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Bald eagle rescued in Cape is recovering at CROW

By NATHAN MAYBERG / nmayberg@breezenewspapers.com - | Nov 20, 2020

CROW A bald eagle was rescued from a canal in Cape Coral with a fractured coracoid. Unable to fly, the eagle is being rehabilitated at CROW in the hopes it can be released next month.

The Clinic for the Rehabilitation of Wildlife admitted a bald eagle rescued from a canal in Cape Coral Nov. 8. Unable to fly, veterinarians and staff used radiographs to help determine the eagle suffered a fractured coracoid, one of the bones in the shoulder important for flight.

The eagle was rescued from the South Spreader Waterway just south of Veterans Parkway.

According to the Florida Fish and Wildlife Conservation Commission, it was spotted by a boater who rescued the bird by picking up the eagle and placing it in the vessel.

CROW Public Relations Manager Brian Bohlman said the eagle was pulled from the water, out of the canal and would not fly. The eagle was taken to a CROW drop-off location at Blue Pearl Veterinary Hospital in Fort Myers and then picked up and transported to CROW the following morning by one of the staff members.

According to CROW, the type of fracture suffered by the eagle is able to heal without surgery if the affected wing is immobilized. The team placed the eagle in a body wrap to subdue the wing and provided pain and anti-inflammatory medications. The eagle will undergo physical therapy every few days to ensure the joints maintain a normal range of motion as the fracture heals.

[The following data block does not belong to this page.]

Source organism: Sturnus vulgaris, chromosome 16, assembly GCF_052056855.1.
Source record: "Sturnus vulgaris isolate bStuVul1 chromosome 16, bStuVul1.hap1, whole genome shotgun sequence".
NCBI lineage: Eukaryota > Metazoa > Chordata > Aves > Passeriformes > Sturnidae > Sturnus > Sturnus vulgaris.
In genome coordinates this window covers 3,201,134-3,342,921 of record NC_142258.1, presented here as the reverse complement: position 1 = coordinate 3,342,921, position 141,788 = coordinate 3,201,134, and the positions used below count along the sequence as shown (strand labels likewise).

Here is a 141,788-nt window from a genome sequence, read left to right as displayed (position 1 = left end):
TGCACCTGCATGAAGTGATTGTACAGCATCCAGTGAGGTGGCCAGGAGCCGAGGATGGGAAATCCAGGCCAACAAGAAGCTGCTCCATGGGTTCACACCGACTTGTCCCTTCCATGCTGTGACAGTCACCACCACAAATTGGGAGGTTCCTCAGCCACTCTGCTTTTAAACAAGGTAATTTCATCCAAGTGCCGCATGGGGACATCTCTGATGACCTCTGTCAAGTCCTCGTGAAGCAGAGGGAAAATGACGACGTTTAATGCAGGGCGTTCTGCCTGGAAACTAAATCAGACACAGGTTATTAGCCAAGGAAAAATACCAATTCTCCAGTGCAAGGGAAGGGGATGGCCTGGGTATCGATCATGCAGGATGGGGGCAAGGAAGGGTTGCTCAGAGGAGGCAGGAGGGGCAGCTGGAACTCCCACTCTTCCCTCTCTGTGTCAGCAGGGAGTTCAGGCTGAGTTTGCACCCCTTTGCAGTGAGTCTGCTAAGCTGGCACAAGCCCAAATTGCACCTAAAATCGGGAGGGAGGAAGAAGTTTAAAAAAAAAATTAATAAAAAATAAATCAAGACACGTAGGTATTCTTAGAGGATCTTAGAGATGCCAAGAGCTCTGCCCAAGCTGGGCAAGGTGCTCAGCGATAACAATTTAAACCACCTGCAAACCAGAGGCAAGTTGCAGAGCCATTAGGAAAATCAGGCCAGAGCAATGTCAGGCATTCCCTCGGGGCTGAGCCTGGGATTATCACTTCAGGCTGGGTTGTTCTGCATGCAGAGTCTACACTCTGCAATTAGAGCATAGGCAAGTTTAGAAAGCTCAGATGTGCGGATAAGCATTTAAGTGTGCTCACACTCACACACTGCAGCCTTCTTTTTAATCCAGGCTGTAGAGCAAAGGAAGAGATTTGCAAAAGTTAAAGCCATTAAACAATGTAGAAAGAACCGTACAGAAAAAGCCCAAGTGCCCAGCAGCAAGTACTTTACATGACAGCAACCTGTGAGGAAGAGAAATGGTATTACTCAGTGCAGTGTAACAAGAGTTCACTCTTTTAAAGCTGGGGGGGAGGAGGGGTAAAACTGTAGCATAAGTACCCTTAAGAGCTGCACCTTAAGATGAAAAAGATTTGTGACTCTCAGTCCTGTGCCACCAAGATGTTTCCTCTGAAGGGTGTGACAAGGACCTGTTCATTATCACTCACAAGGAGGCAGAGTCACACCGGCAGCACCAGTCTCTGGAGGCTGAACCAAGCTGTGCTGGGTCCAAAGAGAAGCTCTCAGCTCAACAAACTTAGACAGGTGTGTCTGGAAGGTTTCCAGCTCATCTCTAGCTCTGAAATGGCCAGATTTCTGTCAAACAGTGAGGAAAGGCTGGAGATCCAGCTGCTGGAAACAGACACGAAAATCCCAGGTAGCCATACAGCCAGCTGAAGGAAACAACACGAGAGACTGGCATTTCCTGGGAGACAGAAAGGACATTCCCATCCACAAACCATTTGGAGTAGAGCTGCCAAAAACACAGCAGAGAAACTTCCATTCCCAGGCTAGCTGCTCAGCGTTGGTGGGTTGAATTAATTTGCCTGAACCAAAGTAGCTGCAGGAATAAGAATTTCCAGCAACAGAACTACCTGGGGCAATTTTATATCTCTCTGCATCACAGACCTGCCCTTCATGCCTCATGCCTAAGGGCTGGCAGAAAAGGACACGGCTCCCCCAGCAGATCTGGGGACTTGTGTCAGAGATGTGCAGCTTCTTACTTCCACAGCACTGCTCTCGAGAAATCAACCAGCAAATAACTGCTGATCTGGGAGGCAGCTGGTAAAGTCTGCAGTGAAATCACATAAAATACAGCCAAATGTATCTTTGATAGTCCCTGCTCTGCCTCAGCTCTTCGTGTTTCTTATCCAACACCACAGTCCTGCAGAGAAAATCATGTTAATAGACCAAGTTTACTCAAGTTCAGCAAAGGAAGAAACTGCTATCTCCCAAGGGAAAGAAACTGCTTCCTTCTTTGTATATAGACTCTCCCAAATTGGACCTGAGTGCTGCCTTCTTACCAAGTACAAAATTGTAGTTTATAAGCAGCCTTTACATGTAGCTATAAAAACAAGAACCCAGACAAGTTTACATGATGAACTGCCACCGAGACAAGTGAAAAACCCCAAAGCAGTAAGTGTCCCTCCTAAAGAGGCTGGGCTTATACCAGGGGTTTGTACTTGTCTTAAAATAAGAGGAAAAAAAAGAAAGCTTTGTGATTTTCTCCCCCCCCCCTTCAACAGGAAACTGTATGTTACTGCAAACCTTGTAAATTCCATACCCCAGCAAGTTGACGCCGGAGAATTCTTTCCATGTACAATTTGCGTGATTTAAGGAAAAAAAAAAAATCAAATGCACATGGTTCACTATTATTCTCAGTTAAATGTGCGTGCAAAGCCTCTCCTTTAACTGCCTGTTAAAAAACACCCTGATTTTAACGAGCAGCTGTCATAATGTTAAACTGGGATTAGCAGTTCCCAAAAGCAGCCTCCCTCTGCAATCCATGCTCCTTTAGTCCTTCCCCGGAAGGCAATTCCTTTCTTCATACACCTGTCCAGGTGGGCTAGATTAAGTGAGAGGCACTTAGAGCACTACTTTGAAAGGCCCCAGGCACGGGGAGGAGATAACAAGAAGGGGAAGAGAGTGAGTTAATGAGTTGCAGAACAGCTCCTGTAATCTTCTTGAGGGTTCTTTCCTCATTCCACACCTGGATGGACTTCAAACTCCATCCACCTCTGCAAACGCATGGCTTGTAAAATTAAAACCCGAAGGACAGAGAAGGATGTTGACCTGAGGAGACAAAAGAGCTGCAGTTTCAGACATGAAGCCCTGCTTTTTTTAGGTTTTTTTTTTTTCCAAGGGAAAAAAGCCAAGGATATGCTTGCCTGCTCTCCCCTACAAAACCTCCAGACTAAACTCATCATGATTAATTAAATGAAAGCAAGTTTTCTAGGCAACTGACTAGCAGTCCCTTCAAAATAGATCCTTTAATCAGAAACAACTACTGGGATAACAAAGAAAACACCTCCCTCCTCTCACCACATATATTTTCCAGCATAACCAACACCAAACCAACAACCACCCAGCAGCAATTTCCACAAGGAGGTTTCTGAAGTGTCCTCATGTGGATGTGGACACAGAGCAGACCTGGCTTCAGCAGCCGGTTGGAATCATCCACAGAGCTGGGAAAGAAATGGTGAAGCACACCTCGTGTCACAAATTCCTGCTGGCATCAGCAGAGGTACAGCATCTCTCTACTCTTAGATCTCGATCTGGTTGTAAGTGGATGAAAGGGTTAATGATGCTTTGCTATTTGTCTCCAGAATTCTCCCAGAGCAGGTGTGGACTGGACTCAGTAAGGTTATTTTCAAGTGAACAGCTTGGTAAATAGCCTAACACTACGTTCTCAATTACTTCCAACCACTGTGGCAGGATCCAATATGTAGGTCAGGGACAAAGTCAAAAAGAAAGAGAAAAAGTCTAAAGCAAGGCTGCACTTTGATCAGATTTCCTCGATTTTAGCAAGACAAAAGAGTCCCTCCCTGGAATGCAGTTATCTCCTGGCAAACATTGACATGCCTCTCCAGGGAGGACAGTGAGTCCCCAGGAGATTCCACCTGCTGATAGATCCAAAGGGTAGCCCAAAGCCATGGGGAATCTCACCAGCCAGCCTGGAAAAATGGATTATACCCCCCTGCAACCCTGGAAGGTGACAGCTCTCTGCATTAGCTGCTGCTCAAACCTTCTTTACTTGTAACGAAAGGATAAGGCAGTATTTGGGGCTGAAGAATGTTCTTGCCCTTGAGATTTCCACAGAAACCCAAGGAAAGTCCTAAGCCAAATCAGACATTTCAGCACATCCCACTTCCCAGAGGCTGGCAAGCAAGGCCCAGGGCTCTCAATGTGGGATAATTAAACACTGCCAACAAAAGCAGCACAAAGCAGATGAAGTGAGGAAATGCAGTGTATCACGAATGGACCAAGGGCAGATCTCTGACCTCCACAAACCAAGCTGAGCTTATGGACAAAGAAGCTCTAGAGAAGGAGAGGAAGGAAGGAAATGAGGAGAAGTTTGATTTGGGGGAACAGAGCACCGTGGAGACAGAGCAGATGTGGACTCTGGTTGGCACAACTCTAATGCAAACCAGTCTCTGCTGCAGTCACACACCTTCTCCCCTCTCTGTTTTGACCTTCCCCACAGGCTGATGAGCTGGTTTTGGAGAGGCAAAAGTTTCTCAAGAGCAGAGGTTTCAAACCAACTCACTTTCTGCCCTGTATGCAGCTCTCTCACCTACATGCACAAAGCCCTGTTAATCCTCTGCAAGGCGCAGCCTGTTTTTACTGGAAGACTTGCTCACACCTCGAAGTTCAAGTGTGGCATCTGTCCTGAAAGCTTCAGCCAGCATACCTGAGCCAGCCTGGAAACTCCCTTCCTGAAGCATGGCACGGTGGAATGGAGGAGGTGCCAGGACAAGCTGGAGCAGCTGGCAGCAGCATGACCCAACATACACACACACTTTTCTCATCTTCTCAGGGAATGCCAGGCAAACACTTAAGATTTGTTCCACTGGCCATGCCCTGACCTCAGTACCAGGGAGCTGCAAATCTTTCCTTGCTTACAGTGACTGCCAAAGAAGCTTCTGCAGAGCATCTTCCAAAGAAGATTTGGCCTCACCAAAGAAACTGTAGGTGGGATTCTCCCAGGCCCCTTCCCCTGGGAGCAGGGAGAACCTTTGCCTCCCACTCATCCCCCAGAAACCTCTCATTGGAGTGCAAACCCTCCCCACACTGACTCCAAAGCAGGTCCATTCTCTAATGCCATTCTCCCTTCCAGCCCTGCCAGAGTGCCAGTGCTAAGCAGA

CROW Certified veterinary technician Missy Fox holds an injured bald eagle being attended to at CROW's hospital and rehabilitation center, while Dr. Sasha Troiano works on the bird.

On Nov. 18, Dr. Sasha Troiano said “the eagle remains in a body wrap to immobilize the injured wing. It received physical therapy today to help maintain range of motion and prevent the ligaments in the wing from contracting due to not being used. During the physical therapy session, the eagle showed good range of motion and we could not feel any signs of contracture.”

Troiano said after the eagle has been in the body wrap for three weeks, the wrap will be removed and the eagle will do a couple weeks of cage rest.

“At that point, we will recheck radiographs to ensure that the fracture is healing properly and if so, the eagle will then be moved outside for further rehabilitation,” she said.

It is impossible to know how the bird was injured since it was not witnessed, Troiano said.

“A couple possible causes of this type of injury would be a territorial fight with another eagle or being hit by a vehicle,” she said, adding that it is currently nesting season in Florida.

CROW From left, CROW certified veterinary technician Missy Fox, CROW student Stacey Pasternak and Dr. Sasha Troiano attend to an injured bald eagle rescued in Cape Coral.

The bald eagle is the national bird of the United States. Once critically endangered, the bird has made a comeback and and was taken off the federally endangered species list in 2007.